458148 A/CSM James Wishart (1890 – 1948)

Tree: WIS0048

James Wishart was born on 12 September 1890 at 88 Mill Street in Rutherglen, the eldest child of David Smith Wishart, and his wife, Margaret Davidson. Like his cousin John Brown Wishart, young James got himself a job as a grocer as soon as he had left school. His mother died when he was almost twenty years old, and by 1911 he was living with his widowed father and ten siblings at 260 Mains Street in Rutherglen. A year or so before, James joined the Territorial Forces and served three years with the Army Service Corps, probably as part of the transport and supply column of the Lowland Mounted Brigade, which was formed in Glasgow in 1908.

On 9 May 1913, James left Glasgow for Montreal on board the SS Hesperian – a cargo and passenger liner usually operating on the Liverpool to Canada service that would be sunk by a U-Boat torpedo two years later. The voyage took nine days, and upon arrival, James took up residence in the city on Melrose Avenue, where he found work as a clerk.

James enlisted in Montreal on 19 July 1915 and was taken on strength of the 60th Battalion (Victoria Rifles of Canada), CEF the following day. The battalion had been authorised during the previous April and recruited men from Montreal and the surrounding area. James was assigned to ‘C’ Company and sent for training north of Quebec City at Camp Valcartier. Almost four months later on 6 November the 60th left Montreal for England on board the S.S. Scandinavian and arrived in Portsmouth nine days later. Home for the next three months would be Camp Bramshott in Hampshire which was one of three facilities in the Aldershot Command area established by the Canadian Army.

Several days before the battalion left for France James was promoted to corporal, and embarked with his unit in Southampton on 20 February 1916. Upon arrival in Le Havre, they began the arduous journey to the front, which for the 60th, lay in Belgium. James’ first taste of life in the trenches came at the end of March when the battalion moved into the front line east of Ypres at Sanctuary Wood.

James spent the entire summer of 1916 based in Flanders, during which time the battalion was involved in actions at Mount Sorrel (June) and Hill 60 (August.) On 20 June he was promoted to sergeant and at the start of September moved with his unit to the Somme where they took part in attacks against Zollern Graben trench, northeast of Mouquet Farm, on the 16th.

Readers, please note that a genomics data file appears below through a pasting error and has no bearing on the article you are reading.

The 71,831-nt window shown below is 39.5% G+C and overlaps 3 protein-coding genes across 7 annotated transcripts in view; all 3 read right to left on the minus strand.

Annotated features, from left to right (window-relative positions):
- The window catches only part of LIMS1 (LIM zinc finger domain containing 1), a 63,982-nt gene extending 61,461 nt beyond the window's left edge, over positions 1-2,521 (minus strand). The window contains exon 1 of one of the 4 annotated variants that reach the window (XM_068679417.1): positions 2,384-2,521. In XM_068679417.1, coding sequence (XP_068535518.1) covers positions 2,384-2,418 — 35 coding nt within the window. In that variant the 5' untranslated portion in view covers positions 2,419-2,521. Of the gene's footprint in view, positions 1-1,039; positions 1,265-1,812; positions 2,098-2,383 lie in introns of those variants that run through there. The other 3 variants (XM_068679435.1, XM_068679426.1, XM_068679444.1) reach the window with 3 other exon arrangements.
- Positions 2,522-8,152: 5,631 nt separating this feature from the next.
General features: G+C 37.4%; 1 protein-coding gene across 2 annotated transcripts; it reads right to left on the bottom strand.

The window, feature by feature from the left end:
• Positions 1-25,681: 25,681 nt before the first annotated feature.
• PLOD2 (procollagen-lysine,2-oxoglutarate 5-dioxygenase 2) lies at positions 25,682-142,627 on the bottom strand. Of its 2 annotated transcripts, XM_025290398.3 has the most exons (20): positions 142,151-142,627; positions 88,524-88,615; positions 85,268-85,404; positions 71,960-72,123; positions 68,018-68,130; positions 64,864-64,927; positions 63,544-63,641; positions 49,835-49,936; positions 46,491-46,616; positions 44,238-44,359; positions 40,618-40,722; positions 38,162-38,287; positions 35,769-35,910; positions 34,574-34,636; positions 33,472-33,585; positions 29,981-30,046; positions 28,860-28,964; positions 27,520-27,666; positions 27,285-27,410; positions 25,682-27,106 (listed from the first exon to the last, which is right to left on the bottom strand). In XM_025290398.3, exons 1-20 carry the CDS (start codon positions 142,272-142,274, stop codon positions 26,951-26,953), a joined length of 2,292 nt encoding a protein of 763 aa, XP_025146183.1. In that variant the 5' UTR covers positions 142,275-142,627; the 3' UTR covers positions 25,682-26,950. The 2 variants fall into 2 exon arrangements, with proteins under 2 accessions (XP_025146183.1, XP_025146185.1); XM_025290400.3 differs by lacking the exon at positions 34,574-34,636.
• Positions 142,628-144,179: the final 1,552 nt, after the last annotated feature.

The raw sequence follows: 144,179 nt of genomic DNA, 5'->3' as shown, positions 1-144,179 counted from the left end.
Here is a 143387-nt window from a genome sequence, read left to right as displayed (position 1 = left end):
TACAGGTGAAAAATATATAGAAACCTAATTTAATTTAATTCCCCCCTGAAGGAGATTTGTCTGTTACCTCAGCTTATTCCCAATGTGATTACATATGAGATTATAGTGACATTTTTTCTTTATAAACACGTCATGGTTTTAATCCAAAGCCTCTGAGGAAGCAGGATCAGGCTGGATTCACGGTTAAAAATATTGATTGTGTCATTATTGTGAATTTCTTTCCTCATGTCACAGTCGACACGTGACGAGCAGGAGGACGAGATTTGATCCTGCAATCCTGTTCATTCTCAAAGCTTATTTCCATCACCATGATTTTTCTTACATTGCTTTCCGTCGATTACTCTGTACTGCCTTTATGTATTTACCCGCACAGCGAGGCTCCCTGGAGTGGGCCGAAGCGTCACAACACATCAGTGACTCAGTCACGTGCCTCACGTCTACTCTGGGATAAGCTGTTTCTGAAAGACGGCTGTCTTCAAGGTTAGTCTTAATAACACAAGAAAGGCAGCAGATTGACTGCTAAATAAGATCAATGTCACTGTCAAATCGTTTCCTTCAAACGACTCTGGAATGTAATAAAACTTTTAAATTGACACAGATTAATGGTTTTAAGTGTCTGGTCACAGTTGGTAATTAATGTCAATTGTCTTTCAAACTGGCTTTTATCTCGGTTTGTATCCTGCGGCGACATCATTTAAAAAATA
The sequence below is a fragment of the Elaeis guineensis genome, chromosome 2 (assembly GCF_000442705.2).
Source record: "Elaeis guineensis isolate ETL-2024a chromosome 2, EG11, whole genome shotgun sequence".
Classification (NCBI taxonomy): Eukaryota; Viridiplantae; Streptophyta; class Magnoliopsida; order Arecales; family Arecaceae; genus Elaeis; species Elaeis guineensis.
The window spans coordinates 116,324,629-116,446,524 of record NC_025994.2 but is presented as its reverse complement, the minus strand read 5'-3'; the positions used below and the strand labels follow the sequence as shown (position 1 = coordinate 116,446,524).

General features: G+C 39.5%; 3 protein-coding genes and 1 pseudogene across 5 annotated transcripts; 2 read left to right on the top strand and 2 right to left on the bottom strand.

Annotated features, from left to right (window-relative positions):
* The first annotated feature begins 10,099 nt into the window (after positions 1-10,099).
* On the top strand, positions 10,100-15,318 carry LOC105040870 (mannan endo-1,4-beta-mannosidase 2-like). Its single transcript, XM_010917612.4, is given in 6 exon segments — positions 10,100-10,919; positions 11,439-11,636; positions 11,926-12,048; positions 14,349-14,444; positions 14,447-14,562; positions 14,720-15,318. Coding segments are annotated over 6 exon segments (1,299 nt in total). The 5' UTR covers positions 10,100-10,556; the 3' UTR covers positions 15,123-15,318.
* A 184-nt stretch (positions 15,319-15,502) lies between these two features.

On 30 September, while on reconnaissance near the town of Albert, James was shot in his left thumb causing it to fracture. Over the next three days the wound turned septic, and he was consequently sent to the Casualty Clearing Station for treatment. James had scored what the British would refer to as a ‘Blighty’, and following assessment at the 3rd General Hospital in Boulogne he was sent back to the UK and admitted on 7 October to the 3rd Northern General Hospital in Sheffield. Two months later he was discharged and transferred to the Canadian Red Cross Convalescent Hospital in Bushey Park and from where he was sent back to duty on 11 January 1917.

Following a brief stay at the Canadian Casualty Assembly Center at Hastings James was struck off strength of the 60th Battalion and transferred to the 2nd Reserve Battalion at the Canadian training camp in East Sandling, Kent. During the next six months, he passed classes of instruction in basic fitness and physical training at Shorncliffe and Aldershot and was posted to Witley Military Camp in Surrey on 9 February 1918. Upon arrival, he was taken on strength of the 8th Reserve Battalion and appointed the rank of acting company sergeant major (WO2.)

Following the Armistice in November 1918, James was sent to the camp at Kinmel Park in North Wales. He arrived on 4 April 1919 – a month after two days of riots in the Canadian sector of the military complex caused by delays in repatriation. James eventually embarked in Glasgow for Canada aboard the SS Cassandra on 2 May and was immediately demobilised from service on arrival in Montreal twelve days later and within a month awarded the meritorious service medal for given conduct.

After the war, James worked as an accountant and married Jane Campbell Bennet in Montreal on 2 June 1920, with two daughters born of the marriage in 1921 and 1924 respectively. He became intimately connected with Canadian Legion, holding at different times the posts of president of the railway Veteran’s Branch, vice-president of the Provincial Command, and chairman of the Montreal District Council. He was also Past Grand Master of Lodge 21, of the International Order of Oddfellows.

James died at the Queen Mary Veterans’ Hospital, Montreal on 30 January 1948 and was buried in the Mount Royal Cemetery.

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